Author: Patrick Niemeyer & Dan Leuck
Audience: Programmers already familiar with Java
Reviewer: Alex Armstrong
Learning Java - obviously a book for someone who wants to learn Java. Don't be too quick to leap to that conclusion!
This is a big book on Java, which isn't unreasonable given the age and maturity of the language and its environment. Its title, "Learning Java", seems to suggest that it is aimed at teaching you Java and presumably from scratch. However, the book isn't structured in any way that helps a beginner. Even if you are an experienced programmer in another language, you might find the order of presentation less than helpful. About the only reader it could possibly suit is a Java expert who wants to be reminded of what they already knew.
Chapter 1, for example, starts off with a look at the history of the language and a comparison of Java to other languages. This might be interesting as an article, but if you have bought a 1000 page book that promises to teach you Java then presumably you are committed to the language and just want to get on and use it. There are also lots of comparisons with C++ as you progress through the book - C# is a much better language to compare Java with but this isn't mentioned. The chapter then goes on about dynamic memory management, class loaders and various other ideas that make no sense unless you know something about Java.
Chapter 2 seems more promising because it presents a first application. The book uses the Eclipse IDE for all of its examples, so before we get to "Hello World" we have to install and configure Eclipse. Next we have the usual Hello World - first as a console application and then extended to a Swing application. This is fine but at this stage the beginner has no clear idea of what is going on and the use of JFrame and JLabel is going to be confusing. Much better to stick with the console app at this stage. Even so we do have a lightening explanation of class, packages, inheritance and so on. All of which are going to have to be explained again in a proper context later in the book. By the end of the chapter we have even started to use the paintComponent method - this is advanced stuff for a beginner and even for a programmer moving from another language. So, who is this book aimed at? Before the chapter finishes we have multiple versions of Hello World getting ever more complicated an mentions of threading, synchronization, events and interfaces.
One of the problems is that the book introduces Eclipse and makes use of it, but the explanations aren't enough to make you even an intermediate user of Eclipse.
From here we move back to look at the inner workings of the JDK. A brief look at doing things from the command line and then we are into JAR files. We haven't had any introduction to the basics of Java apart from a few random items on the way to building ever more sophisticated Hello World apps but now we are looking into how Java packages complete apps.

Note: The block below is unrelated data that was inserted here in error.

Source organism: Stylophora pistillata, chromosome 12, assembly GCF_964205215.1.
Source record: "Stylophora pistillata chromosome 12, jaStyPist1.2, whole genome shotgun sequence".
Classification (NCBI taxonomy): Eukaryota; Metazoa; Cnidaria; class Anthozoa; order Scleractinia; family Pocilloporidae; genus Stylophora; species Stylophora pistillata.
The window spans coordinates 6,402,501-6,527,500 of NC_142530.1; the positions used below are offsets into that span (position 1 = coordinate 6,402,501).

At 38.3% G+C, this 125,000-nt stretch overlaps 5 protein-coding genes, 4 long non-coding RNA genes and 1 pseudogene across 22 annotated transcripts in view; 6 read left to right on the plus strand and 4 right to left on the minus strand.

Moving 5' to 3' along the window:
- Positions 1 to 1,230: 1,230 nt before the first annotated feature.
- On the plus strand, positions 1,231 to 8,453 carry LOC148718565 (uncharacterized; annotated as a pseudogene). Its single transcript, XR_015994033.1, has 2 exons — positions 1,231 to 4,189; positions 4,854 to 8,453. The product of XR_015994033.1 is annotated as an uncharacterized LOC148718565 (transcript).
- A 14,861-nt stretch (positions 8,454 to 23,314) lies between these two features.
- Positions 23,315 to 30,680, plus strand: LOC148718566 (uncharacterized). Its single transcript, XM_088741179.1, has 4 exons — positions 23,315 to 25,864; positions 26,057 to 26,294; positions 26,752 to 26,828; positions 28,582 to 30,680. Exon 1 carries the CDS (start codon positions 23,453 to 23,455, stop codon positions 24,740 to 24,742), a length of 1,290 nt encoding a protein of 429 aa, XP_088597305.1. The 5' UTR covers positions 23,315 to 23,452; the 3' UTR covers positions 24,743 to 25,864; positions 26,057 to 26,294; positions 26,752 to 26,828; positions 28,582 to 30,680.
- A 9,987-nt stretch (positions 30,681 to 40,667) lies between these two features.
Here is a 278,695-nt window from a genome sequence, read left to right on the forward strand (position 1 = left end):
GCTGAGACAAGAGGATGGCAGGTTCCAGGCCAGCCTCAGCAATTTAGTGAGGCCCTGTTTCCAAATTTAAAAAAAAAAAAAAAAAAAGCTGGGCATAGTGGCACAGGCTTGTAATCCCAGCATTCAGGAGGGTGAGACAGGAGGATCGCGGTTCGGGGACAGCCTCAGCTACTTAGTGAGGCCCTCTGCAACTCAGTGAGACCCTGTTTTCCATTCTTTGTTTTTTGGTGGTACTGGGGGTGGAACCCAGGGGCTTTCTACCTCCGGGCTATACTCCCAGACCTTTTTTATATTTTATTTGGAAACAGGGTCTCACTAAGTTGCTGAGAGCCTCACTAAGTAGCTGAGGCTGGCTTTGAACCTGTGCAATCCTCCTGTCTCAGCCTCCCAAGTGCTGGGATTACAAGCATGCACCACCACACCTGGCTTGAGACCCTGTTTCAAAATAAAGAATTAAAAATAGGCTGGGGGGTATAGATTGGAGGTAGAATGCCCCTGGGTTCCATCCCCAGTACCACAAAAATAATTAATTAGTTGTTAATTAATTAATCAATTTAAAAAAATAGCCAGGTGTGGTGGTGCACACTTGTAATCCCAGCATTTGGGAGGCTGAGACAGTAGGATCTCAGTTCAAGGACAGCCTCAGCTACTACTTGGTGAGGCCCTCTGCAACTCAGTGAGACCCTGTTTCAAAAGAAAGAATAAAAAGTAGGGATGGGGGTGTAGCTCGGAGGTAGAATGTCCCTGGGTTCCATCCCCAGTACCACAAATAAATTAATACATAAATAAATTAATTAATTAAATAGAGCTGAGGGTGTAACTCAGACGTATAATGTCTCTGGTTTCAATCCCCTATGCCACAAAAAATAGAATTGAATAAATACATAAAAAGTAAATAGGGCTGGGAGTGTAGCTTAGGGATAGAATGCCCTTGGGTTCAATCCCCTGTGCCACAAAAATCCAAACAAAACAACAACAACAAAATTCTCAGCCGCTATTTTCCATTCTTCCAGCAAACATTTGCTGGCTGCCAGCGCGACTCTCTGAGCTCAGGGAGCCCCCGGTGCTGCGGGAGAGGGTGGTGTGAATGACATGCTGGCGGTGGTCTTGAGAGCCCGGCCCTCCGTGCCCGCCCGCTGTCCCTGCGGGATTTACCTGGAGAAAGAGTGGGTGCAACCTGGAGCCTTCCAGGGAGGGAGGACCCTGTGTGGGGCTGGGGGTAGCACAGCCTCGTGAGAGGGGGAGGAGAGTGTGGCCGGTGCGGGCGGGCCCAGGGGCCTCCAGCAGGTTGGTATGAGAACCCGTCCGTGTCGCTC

At last Chapter 4 is called The Java Language, now we start to find out about the language. But no, after introducing text encoding we meet the humble comment but because Javadoc is based on a modified comment we now have to look at Javadoc. All of the topics covered are important and should be in a book on Java but in the case of this book they seem to placed based on word association rather than a logical presentation. At around page 100 we finally start to encounter the basics of Java. At this point the presentation becomes more like a syntax manual than a book trying to help you to learn the ideas of the language. There is an enumeration of the primitive data types and then the basic control structures - but then we have a chunk on exceptions. Exceptions are important but you don't have to introduce them just after you have explained the if statement or the primitive data types. Following exceptions we have arrays - it really is difficult to fathom the logic of this organization.
Chapter 5 moves on to objects and it follows the same general pattern of introducing the basics in a very dry "manual" style and occasionally going off onto more minor or more advanced topics - weak and soft references for example. The ideas are expanded in Chapters 6 and 7 with a look at inheritance - didn't we do this in chapter 1 - and how to use objects.
The next chapter is on generics, then we have threading and working with text. Chapter 11 looks a the core utilities which is a tour of the library - math, date and time, collections and so on. Chapter 12 deals with I/O and file handling.
From here the book goes off into applied Java in various areas. Chapter 13 is on network programming, 14 web programming, 15 web services. Then we take a look at Swing in chapters 16,17, 18 and 19. Chapter 20 explains 2D graphics and 21 deals with working with various image formats.
The final few chapters seem to attempt to put in things that might be relevant or perhaps noticed if they were left out. Chapter 22 is on JavaBeans, Chapter 23 on Applets and the final chapter is on XML - SAX, DOM, XPath etc.. Useful if you need to use XML.
There are parts of this book that provide useful explanations of topics. What is really wrong is the order of presentation early in the book. To get a grasp of Java you would have to read it several times so that you could acquire the knowledge necessary to understand the contents the earlier chapters.
The one thing that is clear is that this is not a book for the complete beginner, it doesn't teach you to program and it isn't a book if you don't already know Java. There are simply better books for both types of reader.
It might suit you if you have a lot of experience and know some Java want something to fill in the detail you may have missed. Even so it could still be better organized.